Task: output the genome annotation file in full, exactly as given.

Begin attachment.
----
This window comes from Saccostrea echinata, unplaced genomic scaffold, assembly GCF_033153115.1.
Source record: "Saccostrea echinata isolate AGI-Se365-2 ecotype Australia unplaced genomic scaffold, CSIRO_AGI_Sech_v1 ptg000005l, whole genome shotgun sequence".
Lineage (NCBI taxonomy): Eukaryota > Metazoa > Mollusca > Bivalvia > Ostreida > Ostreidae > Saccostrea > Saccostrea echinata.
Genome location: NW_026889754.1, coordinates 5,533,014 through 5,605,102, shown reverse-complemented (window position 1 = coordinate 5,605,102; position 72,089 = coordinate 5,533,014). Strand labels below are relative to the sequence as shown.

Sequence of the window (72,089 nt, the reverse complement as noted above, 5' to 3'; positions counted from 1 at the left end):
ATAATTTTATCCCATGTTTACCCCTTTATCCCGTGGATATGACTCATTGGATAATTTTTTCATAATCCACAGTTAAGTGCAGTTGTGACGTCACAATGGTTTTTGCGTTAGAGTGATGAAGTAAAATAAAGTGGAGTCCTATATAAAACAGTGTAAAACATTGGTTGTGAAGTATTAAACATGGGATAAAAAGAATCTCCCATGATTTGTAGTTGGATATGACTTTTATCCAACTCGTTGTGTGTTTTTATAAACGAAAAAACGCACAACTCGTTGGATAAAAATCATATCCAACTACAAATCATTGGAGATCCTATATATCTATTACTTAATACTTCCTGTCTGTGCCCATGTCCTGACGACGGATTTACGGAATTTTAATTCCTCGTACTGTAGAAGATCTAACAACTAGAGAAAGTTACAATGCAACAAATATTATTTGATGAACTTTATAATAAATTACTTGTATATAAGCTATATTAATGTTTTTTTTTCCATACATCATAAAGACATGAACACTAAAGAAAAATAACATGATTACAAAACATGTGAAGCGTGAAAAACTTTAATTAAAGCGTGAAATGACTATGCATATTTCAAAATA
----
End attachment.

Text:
This window comes from Saccostrea echinata, unplaced genomic scaffold, assembly GCF_033153115.1.
Source record: "Saccostrea echinata isolate AGI-Se365-2 ecotype Australia unplaced genomic scaffold, CSIRO_AGI_Sech_v1 ptg000005l, whole genome shotgun sequence".
Lineage (NCBI taxonomy): Eukaryota > Metazoa > Mollusca > Bivalvia > Ostreida > Ostreidae > Saccostrea > Saccostrea echinata.
Genome location: NW_026889754.1, coordinates 5,533,014 through 5,605,102, shown reverse-complemented (window position 1 = coordinate 5,605,102; position 72,089 = coordinate 5,533,014). Strand labels below are relative to the sequence as shown.

Sequence of the window (72,089 nt, the reverse complement as noted above, 5' to 3'; positions counted from 1 at the left end):
ATAATTTTATCCCATGTTTACCCCTTTATCCCGTGGATATGACTCATTGGATAATTTTTTCATAATCCACAGTTAAGTGCAGTTGTGACGTCACAATGGTTTTTGCGTTAGAGTGATGAAGTAAAATAAAGTGGAGTCCTATATAAAACAGTGTAAAACATTGGTTGTGAAGTATTAAACATGGGATAAAAAGAATCTCCCATGATTTGTAGTTGGATATGACTTTTATCCAACTCGTTGTGTGTTTTTATAAACGAAAAAACGCACAACTCGTTGGATAAAAATCATATCCAACTACAAATCATTGGAGATCCTATATATCTATTACTTAATACTTCCTGTCTGTGCCCATGTCCTGACGACGGATTTACGGAATTTTAATTCCTCGTACTGTAGAAGATCTAACAACTAGAGAAAGTTACAATGCAACAAATATTATTTGATGAACTTTATAATAAATTACTTGTATATAAGCTATATTAATGTTTTTTTTTCCATACATCATAAAGACATGAACACTAAAGAAAAATAACATGATTACAAAACATGTGAAGCGTGAAAAACTTTAATTAAAGCGTGAAATGACTATGCATATTTCAAAATA